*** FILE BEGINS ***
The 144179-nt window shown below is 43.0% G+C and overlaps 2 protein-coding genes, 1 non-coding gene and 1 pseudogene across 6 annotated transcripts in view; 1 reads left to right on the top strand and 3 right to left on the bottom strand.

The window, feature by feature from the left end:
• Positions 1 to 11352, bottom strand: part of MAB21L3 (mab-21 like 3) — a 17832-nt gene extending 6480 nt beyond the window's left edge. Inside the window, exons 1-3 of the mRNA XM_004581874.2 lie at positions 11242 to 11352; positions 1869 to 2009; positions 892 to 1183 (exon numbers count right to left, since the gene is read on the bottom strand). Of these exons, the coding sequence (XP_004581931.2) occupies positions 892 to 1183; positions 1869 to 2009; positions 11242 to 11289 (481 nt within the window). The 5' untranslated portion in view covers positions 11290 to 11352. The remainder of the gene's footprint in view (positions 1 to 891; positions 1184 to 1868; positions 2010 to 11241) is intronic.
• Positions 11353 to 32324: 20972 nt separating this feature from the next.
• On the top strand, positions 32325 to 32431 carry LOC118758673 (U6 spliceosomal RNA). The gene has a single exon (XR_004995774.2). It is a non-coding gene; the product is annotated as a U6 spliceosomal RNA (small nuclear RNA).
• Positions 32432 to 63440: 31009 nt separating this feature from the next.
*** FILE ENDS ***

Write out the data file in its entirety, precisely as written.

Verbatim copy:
The 144179-nt window shown below is 43.0% G+C and overlaps 2 protein-coding genes, 1 non-coding gene and 1 pseudogene across 6 annotated transcripts in view; 1 reads left to right on the top strand and 3 right to left on the bottom strand.

The window, feature by feature from the left end:
• Positions 1 to 11352, bottom strand: part of MAB21L3 (mab-21 like 3) — a 17832-nt gene extending 6480 nt beyond the window's left edge. Inside the window, exons 1-3 of the mRNA XM_004581874.2 lie at positions 11242 to 11352; positions 1869 to 2009; positions 892 to 1183 (exon numbers count right to left, since the gene is read on the bottom strand). Of these exons, the coding sequence (XP_004581931.2) occupies positions 892 to 1183; positions 1869 to 2009; positions 11242 to 11289 (481 nt within the window). The 5' untranslated portion in view covers positions 11290 to 11352. The remainder of the gene's footprint in view (positions 1 to 891; positions 1184 to 1868; positions 2010 to 11241) is intronic.
• Positions 11353 to 32324: 20972 nt separating this feature from the next.
• On the top strand, positions 32325 to 32431 carry LOC118758673 (U6 spliceosomal RNA). The gene has a single exon (XR_004995774.2). It is a non-coding gene; the product is annotated as a U6 spliceosomal RNA (small nuclear RNA).
• Positions 32432 to 63440: 31009 nt separating this feature from the next.